Advocacy Corner

Carter L. Alleman, J.D.

Take Time to Vote

“In polite company, one does not discuss religion nor politics as both are deeply personal and private,” or so the adage goes. Politics impact every aspect of advocacy work, whether it is the elected official that is being met or the policy that is being promoted. Within our conversations over the past few months, we discussed the current political climate and how the College continues to promote osteopathic surgeons and issues surrounding payment reimbursement, GME, and the implementation of MACRA. A common question in these conversations was, “what’s Congress going to do,” or “is Congress going to do anything.”  The answer to these questions is Congress is not doing anything unless there is a push by their constituents. If you want to make an immediate impact, go vote.

The 2018-2019 election cycle is proving to be one of the most unpredictable, yet critical U.S. elections in recent years, which is why it is so important to get out the vote. Candidate platforms include proposals pertaining to Medicaid and Medicare, health information technology, research, funding, and many more health care-related issues that have the potential to affect the future of surgery and the surgical patient. Both inside the halls of Congress and locally back home, it is crucial that the College’s surgeon advocates engage with their representatives, educate them about issues affecting their patients and practice, and provide feedback to ACOS.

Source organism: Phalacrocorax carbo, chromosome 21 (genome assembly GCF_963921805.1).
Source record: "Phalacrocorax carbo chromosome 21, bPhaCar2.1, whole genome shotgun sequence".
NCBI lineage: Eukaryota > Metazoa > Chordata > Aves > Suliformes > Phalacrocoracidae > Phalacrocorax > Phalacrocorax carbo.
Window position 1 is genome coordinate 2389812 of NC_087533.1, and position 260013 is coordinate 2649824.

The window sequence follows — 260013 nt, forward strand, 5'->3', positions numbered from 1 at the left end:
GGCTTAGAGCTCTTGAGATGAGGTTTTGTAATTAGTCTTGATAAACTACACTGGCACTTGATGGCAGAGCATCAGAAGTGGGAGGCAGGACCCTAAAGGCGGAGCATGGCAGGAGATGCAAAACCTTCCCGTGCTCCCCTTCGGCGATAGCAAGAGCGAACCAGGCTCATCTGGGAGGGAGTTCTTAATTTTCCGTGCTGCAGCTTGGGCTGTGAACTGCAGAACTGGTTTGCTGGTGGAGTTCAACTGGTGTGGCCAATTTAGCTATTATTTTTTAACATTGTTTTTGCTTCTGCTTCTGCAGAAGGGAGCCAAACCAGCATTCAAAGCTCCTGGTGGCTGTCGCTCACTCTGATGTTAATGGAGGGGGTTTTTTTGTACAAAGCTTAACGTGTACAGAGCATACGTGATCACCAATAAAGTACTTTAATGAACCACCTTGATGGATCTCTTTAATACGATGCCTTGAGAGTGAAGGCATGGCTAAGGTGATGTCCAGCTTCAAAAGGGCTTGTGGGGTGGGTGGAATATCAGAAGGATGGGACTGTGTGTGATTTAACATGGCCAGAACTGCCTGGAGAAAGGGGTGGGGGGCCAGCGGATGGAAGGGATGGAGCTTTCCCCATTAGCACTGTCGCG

Despite our strong desire to release a collective groan each and every one of us understands the critical importance of exercising our constitutional right to vote in the upcoming elections.  Like you, I am being pounded by political messages from every direction and mode.  On November 6, it is our democratic duty to listen, analyze, and then choose who we think is best to represent us. There is no short cut. It is hard work and at times we question whether it is actually worth the effort. In the end, we understand that our democracy is predicated on our fundamental act of voting. So, as we endure the bombardment of political messages and images in the remaining days of the campaign, we can take some comfort in knowing that the process will be over soon. 

Legislative and regulatory policies can directly affect surgeons and patients. Members who take action and vote will help to demonstrate the positions of the surgical profession and allow the American College of Osteopathic Surgeons to serve as a valuable resource to policymakers while helping to effect real change in health policy.